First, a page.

But moving is important for hip and knee OA. It causes your joints to compress and release, bringing blood flow, nutrients, and oxygen into the cartilage. “This can help prolong the function and longevity of your joints,” says Eric Robertson, DPT, a physical therapist and associate professor of clinical physical therapy at the University of Southern California.
Resisted hip flexion: Stand facing away from a door. Tie a loop in one end of a piece of elastic tubing and put it around the ankle on your injured side. Tie a knot in the other end of the tubing and shut the knot in the door near the floor. Tighten the front of your thigh muscle and bring the leg with the tubing forward, keeping your leg straight. Return to the starting position. Do 2 sets of 15.
Sherwin is a Medical Research Scientist and Author of the Low Back Pain Program and eBook. With over 20 years of Research experience from The Toronto General Hospital and The Hospital for Sick Children, he provides sensible, effective, advice and solutions for lower back pain. His eBook has helped thousands of sufferers overcome chronic back pain through safe, targeted exercise and stretching techniques.
Acute back pain is often the result of muscle sprains or strains. Sprains occur when your ligaments are overstretched and sometimes torn. Strains, on the other hand, are caused by stretching — and possible tearing — of your tendons or muscles. Though the immediate reaction is pain in your back, you may also experience dull aches or discomfort in your hip.
Correct posture and a protected spine requires strong muscles, and strong muscles require exercise. Rather than sit around waiting for lower back pain to fix itself, keeping active and exercising regularly can actually help it recover and stay in shape much more quickly. Not only that, regular exercise will help you lose weight which, in turn, will take pressure off your legs, hips, and back.
Putting the exercise in writing do not help me, I need to watch them doing them so, I can figer out how to do them, or if I should even try to do them. I use the flex extendors, lifting my legs one at a time from the flor to strengthen my thys, hip and buttox. And I try to remember to do the bridge excerise. I have had 2 total hip replacements , 7 months a part, in 2013. Trying to get stronger with cold weather will be 70 in Feb. Linda
Hi John, Thank you for the video and instructions. My question to you is that I’m schedule to have a reconstructive hip repair (Laberal tear) in July for my right hip and (second) and told that I have a tear in the right as well. I’ve been suffering from back pain too and know its because of the hips and my sitting because of work. If I can tolerate the exercise, would your recommend to do them? And if so, should I take it down from your suggested reps? I’ve been doing DDP Yoga for the last week and besides general soreness and some discomfort in my right hip, i’ve been able to make it through a full workout as well as do the core exercises. Your response would be greatly appreciated.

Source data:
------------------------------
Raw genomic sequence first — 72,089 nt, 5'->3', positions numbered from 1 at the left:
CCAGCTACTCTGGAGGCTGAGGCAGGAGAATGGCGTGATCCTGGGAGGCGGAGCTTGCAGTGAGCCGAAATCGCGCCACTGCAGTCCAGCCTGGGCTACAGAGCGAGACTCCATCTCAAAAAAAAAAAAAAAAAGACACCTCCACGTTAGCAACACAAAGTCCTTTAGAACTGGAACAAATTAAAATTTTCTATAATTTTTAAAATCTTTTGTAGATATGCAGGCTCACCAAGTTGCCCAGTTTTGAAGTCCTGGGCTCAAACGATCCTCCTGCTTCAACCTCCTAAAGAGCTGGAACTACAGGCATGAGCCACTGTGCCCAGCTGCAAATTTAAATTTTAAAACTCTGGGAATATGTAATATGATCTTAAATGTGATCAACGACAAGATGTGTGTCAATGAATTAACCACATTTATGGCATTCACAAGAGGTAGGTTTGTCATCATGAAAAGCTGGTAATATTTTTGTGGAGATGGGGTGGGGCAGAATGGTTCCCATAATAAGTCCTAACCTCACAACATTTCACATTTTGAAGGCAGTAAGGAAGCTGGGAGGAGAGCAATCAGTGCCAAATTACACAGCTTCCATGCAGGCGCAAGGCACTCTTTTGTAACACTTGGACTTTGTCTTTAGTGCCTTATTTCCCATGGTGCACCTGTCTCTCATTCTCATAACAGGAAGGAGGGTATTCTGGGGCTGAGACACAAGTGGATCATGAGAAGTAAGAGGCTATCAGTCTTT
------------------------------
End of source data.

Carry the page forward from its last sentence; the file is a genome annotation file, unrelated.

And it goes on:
Sacroiliitis is an inflammation of one or both of the sacroiliac joints, the spot where the lower spine connects to the pelvis. Sacroiliitis can cause pain in the buttocks, lower back, and may even extend down one or both legs. The pain can worsen with prolonged standing or climbing stairs. Sacroiliitis can be caused by arthritis, injury, pregnancy, or infection.
I’ve got zero flex in the hips and the tightest groin muscles anyone could ever have. In saying that I’m one of the most physically active person you’ll ever meet. Because of my tightness I’ve suffered a double hernia, severe sciatic nerve pain that stretches from my lower lumber through my glues down to my ankles. Thanks to your efforts in all of the above videos and through much of the “no pain no gain” stretches, I’m on the mend by Gods grace. We can all make excuses for the physical break down in our bodies but truly doing something about it without relying on medicating pain killers is the go. I believe IMO it all starts with stretching. All you guys in the above videos are legends.
I am a science writer and a former Registered Massage Therapist with a decade of experience treating tough pain cases. I was the Assistant Editor of ScienceBasedMedicine.org for several years. I’ve written hundreds of articles and several books, and I’m known for readable but heavily referenced analysis, with a touch of sass. I am a runner and ultimate player. • more about me • more about PainScience.com